How To Get There: The same route as Pui O, catch a ferry to Mui Wo then take Buses 1 or 2 for 25 minutes to reach Palm Beach.
Clear Water Rating: 4/5 … also the number of bruises that will be incurred from body-boarding.
Read more! Pack your tent and check out Pitch Perfect: Top 5 Camping Spots.
Tai Long Wan, Sai Kung Country Park
It’s a mission to be sure, but it’s worth the walk and you can camp overnight at Ham Tin or Sai Wan once you’re there. If you can’t manage the final push to the triplet beaches of Tai Long Wan in the high summer heat, then the shores of Sai Wan Village also boast the Surf Hong Kong surf school and equipment rental, and are only a short walk from fairytale waterfalls and pools for cliff-jumping. Be sure to pick up your rubbish after you leave though, as the locals often get stuck with the clean up mission following an influx of thoughtless, weekend, sun-worshippers.
How To Get There: Get yourself to Sai Kung. Then, take the 29R minibus to the end of Reservoir Road. Follow the sign posts and walk for 30 minutes downhill to reach Sai Wan Village. Hike for another hour or so to Tai Long Wan’s Ham Tin beach.
Clear Water Rating: 5/5 … school’s out, surf’s up.
Long Ke Wan, Sai Kung
So you’ve done Tai Long Wan a million times, why not try Long Ke Wan, found on Stage Two of the MacLehose Trail? This hidden jewel is sheer bliss when the sun is out. Dig your toes in the soft, white sand or cool down with a dip in the crystal waters. Long Ke has such a relaxing atmosphere, making it hard to believe you were in one of the world’s most densely populated cities just that morning. In fact, you’ll feel a million miles away from city life in this tranquil location.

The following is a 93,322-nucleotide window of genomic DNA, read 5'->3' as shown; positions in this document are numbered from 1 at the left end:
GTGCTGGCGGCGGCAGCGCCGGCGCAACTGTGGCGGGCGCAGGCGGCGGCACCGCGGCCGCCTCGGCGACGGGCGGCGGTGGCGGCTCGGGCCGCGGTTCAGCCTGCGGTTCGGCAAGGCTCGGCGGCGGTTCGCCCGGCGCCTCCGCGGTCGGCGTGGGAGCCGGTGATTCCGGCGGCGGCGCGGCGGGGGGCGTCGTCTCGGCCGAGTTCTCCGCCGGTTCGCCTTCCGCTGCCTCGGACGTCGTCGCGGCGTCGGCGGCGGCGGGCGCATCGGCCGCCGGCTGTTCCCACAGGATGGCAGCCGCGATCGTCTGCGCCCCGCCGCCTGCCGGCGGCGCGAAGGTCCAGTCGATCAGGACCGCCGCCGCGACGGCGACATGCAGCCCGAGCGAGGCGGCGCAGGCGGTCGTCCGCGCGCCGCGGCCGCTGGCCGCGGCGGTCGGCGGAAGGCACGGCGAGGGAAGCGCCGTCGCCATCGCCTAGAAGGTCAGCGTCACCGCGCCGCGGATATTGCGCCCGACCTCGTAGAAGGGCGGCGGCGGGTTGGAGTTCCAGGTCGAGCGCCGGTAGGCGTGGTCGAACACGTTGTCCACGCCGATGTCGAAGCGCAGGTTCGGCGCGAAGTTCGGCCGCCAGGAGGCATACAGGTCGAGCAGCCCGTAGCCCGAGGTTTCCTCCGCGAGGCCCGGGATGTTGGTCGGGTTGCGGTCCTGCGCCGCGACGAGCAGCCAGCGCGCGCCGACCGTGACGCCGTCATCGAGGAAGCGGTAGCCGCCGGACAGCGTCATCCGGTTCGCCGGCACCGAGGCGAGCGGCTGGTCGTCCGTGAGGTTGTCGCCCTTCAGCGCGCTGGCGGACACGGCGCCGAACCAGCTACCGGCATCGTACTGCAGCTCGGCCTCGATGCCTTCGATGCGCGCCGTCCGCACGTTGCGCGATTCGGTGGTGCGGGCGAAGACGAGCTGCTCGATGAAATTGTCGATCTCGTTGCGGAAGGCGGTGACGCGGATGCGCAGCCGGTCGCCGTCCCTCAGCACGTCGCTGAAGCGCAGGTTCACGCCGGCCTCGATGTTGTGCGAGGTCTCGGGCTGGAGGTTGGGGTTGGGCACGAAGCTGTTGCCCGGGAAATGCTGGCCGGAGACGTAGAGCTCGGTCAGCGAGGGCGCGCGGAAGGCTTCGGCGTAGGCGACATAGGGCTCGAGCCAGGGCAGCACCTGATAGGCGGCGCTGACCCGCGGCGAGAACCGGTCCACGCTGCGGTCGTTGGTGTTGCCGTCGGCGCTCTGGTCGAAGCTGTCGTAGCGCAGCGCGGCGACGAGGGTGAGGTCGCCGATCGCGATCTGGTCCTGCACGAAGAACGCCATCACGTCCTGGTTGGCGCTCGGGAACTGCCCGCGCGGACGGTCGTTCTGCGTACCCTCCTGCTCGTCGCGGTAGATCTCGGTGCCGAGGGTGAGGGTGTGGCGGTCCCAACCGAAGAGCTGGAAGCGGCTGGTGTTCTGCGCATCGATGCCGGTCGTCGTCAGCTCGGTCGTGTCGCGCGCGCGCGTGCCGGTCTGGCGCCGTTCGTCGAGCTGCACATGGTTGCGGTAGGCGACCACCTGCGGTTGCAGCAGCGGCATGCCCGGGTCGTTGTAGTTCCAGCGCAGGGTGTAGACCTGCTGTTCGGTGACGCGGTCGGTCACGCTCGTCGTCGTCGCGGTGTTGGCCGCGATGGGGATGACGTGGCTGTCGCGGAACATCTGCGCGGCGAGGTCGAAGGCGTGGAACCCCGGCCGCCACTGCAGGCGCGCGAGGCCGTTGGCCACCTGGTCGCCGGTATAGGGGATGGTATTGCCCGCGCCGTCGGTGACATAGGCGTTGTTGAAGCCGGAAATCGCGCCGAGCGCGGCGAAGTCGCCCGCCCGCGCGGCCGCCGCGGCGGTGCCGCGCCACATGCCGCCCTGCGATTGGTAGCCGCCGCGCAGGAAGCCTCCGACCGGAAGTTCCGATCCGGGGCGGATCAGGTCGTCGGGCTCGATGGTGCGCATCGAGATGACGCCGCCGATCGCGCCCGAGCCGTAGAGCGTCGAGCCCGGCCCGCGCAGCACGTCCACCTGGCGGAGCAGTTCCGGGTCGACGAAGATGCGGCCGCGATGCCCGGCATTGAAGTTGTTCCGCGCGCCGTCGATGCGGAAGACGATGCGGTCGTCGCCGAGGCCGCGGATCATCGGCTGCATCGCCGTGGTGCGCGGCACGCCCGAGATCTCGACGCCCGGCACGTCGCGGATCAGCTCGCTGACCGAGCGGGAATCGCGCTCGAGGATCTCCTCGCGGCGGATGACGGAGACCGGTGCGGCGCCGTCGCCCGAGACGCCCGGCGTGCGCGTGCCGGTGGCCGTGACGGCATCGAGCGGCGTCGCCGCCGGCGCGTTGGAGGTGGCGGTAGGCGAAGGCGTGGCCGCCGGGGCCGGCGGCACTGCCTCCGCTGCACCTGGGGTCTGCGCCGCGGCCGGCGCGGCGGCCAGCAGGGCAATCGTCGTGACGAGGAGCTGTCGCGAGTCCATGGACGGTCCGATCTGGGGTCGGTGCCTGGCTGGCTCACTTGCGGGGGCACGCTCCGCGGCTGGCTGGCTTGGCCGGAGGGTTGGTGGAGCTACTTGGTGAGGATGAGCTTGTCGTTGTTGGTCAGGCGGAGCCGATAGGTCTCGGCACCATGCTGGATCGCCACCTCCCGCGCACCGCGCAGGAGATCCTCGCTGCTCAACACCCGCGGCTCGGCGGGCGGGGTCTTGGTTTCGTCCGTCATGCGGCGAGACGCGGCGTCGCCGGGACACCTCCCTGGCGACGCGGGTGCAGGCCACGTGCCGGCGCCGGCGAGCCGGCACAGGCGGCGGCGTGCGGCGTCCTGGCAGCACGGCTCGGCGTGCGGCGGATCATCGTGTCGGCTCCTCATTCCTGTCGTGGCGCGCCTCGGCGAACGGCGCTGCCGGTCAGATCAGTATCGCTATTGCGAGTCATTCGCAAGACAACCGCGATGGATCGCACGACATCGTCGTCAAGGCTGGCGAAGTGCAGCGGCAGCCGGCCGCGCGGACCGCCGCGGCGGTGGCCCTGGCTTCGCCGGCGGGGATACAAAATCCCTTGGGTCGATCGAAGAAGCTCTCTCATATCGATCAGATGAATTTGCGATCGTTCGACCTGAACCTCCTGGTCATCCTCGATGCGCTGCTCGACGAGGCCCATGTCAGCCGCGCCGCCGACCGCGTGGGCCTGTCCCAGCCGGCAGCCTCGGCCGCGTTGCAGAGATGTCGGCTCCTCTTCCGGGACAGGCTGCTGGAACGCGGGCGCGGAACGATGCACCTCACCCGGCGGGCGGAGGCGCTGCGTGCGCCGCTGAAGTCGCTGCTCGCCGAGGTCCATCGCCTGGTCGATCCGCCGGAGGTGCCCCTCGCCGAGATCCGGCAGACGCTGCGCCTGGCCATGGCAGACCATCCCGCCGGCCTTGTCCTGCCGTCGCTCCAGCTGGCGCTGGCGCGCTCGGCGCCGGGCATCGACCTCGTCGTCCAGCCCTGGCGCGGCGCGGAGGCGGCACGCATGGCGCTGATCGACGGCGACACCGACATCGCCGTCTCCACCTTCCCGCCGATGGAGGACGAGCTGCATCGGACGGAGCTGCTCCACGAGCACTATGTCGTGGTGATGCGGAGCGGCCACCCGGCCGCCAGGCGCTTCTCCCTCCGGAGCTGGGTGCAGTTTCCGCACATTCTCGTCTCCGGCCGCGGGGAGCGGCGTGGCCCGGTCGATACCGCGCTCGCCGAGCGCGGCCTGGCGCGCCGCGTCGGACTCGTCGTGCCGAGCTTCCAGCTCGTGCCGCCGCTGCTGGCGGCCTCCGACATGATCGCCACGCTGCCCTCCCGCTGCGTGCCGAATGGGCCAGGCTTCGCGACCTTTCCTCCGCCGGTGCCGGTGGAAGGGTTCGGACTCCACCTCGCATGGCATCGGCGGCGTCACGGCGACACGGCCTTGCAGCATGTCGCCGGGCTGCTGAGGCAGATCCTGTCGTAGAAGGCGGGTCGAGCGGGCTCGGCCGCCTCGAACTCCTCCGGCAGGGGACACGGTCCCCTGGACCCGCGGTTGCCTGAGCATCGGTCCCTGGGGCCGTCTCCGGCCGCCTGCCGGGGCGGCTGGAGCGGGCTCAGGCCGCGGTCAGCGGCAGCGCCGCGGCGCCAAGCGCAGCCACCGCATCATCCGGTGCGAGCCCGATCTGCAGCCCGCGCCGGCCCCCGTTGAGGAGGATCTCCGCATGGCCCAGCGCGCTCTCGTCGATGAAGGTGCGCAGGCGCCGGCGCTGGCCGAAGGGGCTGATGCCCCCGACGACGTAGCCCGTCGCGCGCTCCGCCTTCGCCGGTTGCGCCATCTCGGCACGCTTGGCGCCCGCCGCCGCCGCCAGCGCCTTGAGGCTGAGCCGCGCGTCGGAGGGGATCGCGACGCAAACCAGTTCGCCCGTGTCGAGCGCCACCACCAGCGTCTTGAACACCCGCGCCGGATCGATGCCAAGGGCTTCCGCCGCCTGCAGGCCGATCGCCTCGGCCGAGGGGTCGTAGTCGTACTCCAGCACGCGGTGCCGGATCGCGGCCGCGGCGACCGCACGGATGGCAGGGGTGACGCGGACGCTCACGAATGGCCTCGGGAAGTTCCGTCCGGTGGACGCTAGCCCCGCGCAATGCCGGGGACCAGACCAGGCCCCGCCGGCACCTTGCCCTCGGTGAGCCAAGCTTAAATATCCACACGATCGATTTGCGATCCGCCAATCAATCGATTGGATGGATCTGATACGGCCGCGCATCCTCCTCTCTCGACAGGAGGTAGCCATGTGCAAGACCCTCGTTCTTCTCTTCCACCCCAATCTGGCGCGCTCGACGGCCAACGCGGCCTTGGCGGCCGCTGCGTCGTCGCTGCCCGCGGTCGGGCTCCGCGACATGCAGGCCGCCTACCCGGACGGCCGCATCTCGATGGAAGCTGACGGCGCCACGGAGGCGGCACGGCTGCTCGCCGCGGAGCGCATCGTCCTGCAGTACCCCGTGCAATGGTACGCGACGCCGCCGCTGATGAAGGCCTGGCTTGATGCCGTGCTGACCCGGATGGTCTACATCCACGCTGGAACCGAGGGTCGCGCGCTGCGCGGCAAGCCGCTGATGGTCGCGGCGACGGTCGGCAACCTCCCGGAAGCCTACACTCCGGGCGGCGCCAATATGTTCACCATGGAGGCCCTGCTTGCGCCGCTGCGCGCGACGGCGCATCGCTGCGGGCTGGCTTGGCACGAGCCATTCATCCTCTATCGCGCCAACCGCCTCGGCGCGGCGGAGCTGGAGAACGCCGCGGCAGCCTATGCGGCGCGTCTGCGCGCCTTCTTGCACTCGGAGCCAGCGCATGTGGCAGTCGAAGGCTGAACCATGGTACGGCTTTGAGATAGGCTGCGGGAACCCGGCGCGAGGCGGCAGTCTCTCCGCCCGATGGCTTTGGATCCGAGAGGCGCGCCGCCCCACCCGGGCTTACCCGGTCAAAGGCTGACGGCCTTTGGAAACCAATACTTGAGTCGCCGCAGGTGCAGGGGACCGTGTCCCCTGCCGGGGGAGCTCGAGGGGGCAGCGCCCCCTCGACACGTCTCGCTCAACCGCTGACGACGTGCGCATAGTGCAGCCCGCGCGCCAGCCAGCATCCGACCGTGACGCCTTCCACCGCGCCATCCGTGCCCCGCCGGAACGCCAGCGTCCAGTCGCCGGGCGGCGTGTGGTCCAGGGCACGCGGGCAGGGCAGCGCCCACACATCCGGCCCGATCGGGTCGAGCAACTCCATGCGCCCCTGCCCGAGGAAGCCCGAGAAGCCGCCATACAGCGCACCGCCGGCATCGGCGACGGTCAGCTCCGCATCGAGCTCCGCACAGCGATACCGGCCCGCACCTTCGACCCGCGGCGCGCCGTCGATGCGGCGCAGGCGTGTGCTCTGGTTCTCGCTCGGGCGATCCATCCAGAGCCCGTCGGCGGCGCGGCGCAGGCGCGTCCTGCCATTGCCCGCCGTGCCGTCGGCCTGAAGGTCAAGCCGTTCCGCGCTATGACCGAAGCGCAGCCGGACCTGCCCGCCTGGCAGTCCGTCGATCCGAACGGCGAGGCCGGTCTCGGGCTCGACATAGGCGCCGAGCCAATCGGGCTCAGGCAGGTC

How To Get There: You can hike Stage 1 and 2 of old Mac’s trail if you’re brave, or else take a taxi from Sai Kung or University MTR Station to “East Dam” of the High Island Reservoir. Upon arrival, follow the sign posts and it’s a 20 minute, hilly walk to Long Ke Wan.
Clear Water Rating: 5/5 … I’ve decided to trade in city life altogether.
Sham Wan, Lamma Island
Surely Lamma’s best kept secret, the water at Sham Wan is so invitingly clear that even marine life has moved in – the beach is a nesting ground for broody green turtles! Unfortunately, this means it’s restricted from June 1 to October 31, but turtley gorgeous and well worth the wait.
How To Get There: Sham Wan beach is on the south of Lamma and walkable from Mo Tat Wan (a tiny village with one restaurant, only serviced by a ferry from Aberdeen). The path starts up the steps behind the restaurant’s kitchen, taking you on scenic stroll around Tung O village to the beach.
Clear Water Rating: 5/5 … I recently went with my friend. It really helped him come out of his shell (sorry, couldn’t resist!).
Pak Lap Wan, Sai Kung
Paradise comes at the price of another taxi/hike combo from Sai Kung, but you’ll thank me for it! The shore is so shallow that you can just float on your back above the fine white sand to enjoy the gentle lapping of the waves. Don’t forget to marvel at the perfect transparency of the water; you can see your toenails in perfect definition, even when you’re up to your neck in ocean! Why not make a weekend of it and camp at the nearby Pak Lap Campsite, where you can find BBQ pits, tables, and benches, and a breathtaking spot on the East dam to watch the sun rise. The only problem is being convinced to go back home!
How To Get There: Once you reach Sai Kung, take a cab to Pak Lap, find the sign post for the beach, and follow the paved footpath downhill for 20 minutes.
Clear Water Rating: 6/5 … am I in Thailand?
What About the Others?
This list would be way more extensive if everyone chipped in and did their part to keep the beaches they visit clean. It sounds obvious, but the existing problem means that it isn’t obvious enough – take your litter with you when you leave! Yes, pollution from China and other places has spoiled much of Hong Kong’s coastline, but that doesn’t mean we should contribute to the problem.
Do you know another spot of Hong Kong paradise not included in this list? Post the details below in the comments section!